The impact of Brexit on the New Zealand economy should be limited when you consider the following statistics:
- 3.5% of total exports from NZ go to the UK – mainly sheep and wine.
- 2.7% of total imports from the UK to NZ – mainly transport goods
- 6.7% of all short-term visitor arrivals come from the UK
When the UK joined the EEC (as it was then know as) in 1973 there was a major shift away from trade with the Commonwealth. However New Zealand has been able to move away from the traditional dependency of the Commonwealth to become increasingly integrated to the Asia Pacific region.
Reserve Bank of New Zealand
The RBNZ is a good position even with a record low OCR of 2.25% which paradoxically is among the highest in the developed world. By not being aggressive with OCR cuts the RBNZ has the ammunition to stimulate aggregate demand further which is in contrast to the European Central Bank and the Bank of Japan who are in negative territory. With the turmoil in Europe over Brexit the US Fed will most likely hold off on a rate hike to ease the pressure on markets – it may even cut the US Fed rate.
Gold and Sterling – US$ rate
The graph below shows the reaction to the Brexit – GBP drops significantly against the US$ and gold, as a safe investment, appreciates in value. The uncertainty that surrounds Brexit saw more investors buy gold, which rose to about $1,315 an ounce on June 24th, up by 4.7% on the previous day. This was the largest increase since the global financial crisis in 2008. The rise was in stark contrast to the plunging pound, which tumbled to its lowest level in 30 years.
Below is video from the FT looking at Five Consequences of the UK’s exit form the EU.
The 0.1% inflation rate in New Zealand has largely been attributed to the 50% drop in oil prices since the start of last year – see chart. Although oil prices are referred to as a volatile item they have been low for sometime and are expected to remain subdued. Lower fuel costs have reduced prices for services such as air travel, and have dampened prices on shop floors as the distribution costs for retail items have declined.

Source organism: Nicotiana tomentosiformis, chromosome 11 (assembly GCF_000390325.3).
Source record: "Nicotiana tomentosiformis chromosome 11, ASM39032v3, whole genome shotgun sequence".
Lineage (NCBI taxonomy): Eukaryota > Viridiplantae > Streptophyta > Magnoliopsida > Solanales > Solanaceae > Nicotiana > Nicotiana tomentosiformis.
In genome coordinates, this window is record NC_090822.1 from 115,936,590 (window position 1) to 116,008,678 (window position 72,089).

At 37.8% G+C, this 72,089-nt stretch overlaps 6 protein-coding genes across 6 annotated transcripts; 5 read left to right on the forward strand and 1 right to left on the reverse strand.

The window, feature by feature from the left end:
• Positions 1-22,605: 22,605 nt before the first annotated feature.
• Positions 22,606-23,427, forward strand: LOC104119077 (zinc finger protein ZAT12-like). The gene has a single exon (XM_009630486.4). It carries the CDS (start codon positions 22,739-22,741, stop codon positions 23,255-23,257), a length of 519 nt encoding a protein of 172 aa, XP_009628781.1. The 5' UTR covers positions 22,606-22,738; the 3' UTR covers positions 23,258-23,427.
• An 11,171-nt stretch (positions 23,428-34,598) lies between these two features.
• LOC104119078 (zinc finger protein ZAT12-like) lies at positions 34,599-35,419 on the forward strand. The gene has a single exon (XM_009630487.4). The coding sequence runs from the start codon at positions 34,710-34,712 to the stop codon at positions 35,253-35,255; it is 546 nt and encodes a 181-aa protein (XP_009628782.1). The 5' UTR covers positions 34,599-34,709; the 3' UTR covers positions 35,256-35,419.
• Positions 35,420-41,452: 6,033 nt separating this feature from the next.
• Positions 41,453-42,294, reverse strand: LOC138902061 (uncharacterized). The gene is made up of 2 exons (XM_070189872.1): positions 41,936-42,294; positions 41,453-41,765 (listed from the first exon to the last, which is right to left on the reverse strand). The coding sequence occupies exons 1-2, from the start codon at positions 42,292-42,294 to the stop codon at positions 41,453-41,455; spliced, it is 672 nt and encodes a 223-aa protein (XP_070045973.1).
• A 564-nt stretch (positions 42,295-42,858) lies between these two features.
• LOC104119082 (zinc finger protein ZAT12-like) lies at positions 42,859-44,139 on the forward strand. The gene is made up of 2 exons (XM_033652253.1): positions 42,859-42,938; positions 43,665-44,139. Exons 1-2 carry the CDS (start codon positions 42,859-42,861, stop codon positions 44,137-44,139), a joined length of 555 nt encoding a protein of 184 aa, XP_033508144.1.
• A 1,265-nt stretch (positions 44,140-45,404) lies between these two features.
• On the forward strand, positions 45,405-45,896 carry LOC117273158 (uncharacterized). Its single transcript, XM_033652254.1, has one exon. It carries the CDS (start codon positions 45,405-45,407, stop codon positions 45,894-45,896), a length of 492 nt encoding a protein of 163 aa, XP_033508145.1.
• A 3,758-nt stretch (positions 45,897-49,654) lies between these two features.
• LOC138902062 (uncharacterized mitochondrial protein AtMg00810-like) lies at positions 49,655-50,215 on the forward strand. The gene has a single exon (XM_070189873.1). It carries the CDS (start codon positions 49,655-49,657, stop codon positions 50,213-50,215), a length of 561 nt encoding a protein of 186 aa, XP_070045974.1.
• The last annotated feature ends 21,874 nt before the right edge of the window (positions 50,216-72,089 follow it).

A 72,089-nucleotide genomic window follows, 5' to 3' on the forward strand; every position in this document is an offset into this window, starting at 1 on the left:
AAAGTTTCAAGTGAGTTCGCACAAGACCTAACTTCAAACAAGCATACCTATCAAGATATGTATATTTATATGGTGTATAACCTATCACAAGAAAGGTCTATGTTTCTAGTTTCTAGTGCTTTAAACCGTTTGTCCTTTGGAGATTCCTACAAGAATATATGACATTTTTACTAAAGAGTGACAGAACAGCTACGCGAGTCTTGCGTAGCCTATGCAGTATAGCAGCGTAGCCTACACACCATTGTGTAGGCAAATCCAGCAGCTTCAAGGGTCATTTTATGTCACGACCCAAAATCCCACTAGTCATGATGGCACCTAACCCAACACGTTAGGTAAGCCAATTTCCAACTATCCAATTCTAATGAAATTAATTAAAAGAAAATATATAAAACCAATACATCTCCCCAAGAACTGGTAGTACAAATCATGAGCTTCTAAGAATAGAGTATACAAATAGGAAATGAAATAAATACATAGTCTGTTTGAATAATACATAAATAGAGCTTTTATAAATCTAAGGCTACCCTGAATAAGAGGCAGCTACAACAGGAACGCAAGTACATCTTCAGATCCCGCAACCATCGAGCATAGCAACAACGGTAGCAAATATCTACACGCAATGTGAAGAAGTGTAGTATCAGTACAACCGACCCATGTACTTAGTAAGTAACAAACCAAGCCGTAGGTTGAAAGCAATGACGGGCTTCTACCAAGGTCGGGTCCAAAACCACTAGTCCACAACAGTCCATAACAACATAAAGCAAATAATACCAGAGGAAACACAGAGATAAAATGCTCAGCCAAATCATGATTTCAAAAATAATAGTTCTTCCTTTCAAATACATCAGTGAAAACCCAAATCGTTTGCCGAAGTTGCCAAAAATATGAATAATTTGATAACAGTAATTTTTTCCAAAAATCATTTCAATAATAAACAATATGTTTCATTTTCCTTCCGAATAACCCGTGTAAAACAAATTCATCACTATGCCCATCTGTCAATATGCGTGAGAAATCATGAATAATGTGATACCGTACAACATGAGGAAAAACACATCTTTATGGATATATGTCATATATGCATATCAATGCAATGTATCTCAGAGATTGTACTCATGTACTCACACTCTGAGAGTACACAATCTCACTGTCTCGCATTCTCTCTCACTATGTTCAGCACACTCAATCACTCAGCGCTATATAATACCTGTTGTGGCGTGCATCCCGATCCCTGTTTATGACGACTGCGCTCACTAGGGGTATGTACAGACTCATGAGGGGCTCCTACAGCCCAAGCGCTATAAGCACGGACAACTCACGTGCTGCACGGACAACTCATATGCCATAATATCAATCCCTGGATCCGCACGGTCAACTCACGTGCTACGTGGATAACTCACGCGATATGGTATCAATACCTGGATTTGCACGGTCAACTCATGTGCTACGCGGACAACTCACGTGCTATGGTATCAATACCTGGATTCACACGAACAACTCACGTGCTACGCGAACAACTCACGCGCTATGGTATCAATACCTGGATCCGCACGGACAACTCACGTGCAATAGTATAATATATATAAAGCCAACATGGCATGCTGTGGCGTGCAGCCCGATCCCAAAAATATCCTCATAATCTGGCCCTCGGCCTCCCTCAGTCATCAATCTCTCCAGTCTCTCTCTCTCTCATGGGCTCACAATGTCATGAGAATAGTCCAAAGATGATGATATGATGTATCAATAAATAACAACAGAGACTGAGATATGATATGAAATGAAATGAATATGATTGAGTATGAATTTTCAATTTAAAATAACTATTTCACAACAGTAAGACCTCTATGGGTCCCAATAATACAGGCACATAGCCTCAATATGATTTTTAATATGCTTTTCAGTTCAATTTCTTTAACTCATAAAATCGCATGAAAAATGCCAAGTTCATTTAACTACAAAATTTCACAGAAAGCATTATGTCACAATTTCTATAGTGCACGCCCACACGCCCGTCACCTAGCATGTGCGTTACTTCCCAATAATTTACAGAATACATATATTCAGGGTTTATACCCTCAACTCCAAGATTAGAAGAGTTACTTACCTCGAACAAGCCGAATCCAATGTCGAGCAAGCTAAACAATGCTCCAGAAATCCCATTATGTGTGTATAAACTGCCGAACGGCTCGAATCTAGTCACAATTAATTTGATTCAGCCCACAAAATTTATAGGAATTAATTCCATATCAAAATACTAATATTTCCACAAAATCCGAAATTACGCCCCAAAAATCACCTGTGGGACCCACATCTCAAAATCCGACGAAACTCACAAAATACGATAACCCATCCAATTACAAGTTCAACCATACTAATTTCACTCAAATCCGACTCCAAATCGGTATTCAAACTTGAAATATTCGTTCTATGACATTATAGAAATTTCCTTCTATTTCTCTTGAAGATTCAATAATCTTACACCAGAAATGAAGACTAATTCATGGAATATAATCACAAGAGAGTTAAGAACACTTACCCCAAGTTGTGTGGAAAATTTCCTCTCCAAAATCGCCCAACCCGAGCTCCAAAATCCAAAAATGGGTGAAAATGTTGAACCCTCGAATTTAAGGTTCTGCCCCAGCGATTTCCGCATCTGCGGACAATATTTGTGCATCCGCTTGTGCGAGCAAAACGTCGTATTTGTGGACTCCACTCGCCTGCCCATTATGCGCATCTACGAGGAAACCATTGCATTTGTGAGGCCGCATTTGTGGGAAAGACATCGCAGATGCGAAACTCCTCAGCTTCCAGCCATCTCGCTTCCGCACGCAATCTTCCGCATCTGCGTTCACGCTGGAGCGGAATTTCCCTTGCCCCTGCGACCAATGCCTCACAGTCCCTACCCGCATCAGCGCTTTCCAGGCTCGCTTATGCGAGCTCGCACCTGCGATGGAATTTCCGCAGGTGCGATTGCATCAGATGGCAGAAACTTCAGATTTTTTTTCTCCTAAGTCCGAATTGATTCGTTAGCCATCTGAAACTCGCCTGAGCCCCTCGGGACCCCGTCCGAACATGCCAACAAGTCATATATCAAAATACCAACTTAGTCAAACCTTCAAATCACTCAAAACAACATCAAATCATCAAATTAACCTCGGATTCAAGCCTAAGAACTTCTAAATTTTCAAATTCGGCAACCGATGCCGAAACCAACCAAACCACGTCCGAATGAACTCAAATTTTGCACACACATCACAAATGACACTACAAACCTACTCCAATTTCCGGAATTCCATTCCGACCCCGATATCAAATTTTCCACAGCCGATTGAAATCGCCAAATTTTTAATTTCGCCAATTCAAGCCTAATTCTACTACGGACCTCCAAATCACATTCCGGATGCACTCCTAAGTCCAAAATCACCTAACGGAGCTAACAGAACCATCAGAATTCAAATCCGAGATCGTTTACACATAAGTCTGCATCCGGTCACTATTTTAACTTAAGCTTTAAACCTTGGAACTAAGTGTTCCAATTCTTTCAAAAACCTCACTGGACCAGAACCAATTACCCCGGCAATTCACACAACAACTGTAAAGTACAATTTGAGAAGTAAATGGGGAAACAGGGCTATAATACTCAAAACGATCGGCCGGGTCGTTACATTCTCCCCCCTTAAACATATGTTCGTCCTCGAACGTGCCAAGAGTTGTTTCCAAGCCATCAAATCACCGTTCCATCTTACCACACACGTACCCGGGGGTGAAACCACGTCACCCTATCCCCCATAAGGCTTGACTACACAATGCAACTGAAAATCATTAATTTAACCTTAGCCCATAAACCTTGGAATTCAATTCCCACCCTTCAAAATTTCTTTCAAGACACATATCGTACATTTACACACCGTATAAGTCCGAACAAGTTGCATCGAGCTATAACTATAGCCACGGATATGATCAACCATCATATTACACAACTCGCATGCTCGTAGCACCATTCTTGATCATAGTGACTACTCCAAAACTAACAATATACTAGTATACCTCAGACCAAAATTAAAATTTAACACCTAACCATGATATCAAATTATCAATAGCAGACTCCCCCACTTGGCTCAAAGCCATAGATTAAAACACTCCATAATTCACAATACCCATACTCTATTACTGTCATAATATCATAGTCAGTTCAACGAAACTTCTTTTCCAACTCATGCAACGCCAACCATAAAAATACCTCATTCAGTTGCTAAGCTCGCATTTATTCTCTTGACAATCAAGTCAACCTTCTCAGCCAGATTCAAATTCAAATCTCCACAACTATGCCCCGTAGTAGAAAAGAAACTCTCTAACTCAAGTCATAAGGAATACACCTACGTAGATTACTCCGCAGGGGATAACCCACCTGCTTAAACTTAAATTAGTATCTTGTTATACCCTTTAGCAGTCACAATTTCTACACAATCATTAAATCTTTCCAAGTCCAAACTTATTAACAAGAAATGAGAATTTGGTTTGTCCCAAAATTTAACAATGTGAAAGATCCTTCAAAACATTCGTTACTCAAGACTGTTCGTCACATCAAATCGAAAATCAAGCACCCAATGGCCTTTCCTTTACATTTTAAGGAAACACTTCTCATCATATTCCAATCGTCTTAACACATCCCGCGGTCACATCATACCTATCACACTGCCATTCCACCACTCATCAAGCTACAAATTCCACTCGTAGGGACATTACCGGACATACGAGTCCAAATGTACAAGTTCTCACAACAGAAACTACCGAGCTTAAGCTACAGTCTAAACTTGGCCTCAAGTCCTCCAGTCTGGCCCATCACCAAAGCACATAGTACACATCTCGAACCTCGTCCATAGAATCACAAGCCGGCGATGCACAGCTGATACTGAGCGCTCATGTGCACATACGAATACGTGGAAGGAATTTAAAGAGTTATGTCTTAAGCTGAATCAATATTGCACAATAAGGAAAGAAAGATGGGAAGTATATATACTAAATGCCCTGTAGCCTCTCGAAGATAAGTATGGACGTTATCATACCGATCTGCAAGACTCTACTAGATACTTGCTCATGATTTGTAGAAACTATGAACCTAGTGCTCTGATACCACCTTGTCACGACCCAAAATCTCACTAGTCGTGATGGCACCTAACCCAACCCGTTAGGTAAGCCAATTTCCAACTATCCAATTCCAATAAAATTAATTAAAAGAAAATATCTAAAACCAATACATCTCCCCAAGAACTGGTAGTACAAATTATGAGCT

However low inflation doesn’t just reflect movements in the price of oil. Even excluding petrol prices, inflation has been below 1% for most of the past year, and it’s set to remain low through 2016. The weak inflation figure has also been due to the low global inflation holding prices down and with the trend likely to continue for some time given the deterioration in global trade and widespread falls in commodity prices. Add to this the slowing growth of the Chinese economy and with its importance to global growth (see chart) you have a serious threat of deflation. This is particularly a concern if the Chinese authorities decide to further devalue their currency – the Renminbi. The RBNZ will have a tough job ahead of it to generate a sustained increase in inflation.
Today Graeme Wheeler the RBNZ governor announced at 0.25% cut in the OCR – now 2.25%. He listed the following reasons for the cut:
- Significant fall in inflationary expectations. The RBNZ has forecast that inflation will only reach 0.5% by September this year and 2% in March 2018. Since the GFC in 2008 weak inflation has been prevalent in the world economy and with the collapse in oil prices it has got weaker in the second half of last year.
- Globally there is also decline in core inflation – a measure of inflation that excludes certain items that face volatile price movements. Therefore there is little or no imported inflation to talk about. A depreciation of the $NZ could mean an increase in the price of imports but would make New Zealand exports more price competitive – something that Graeme Wheeler is keen on given the weakness of New Zealand export prices.
- A decline in the global outlook – interest rate cuts in Japan, EU and the UK accompanied by weaker growth in China. See graph below of Central Bank rates.
Surprisingly enough he said that the lower Fonterra milk payout was not a major factor in the bank’s decision as it was just a reflection of weaker global demand. Graeme Wheeler did suggest that one more rate cut might be on the cards – ‘monetary policy will continue to be accommodative’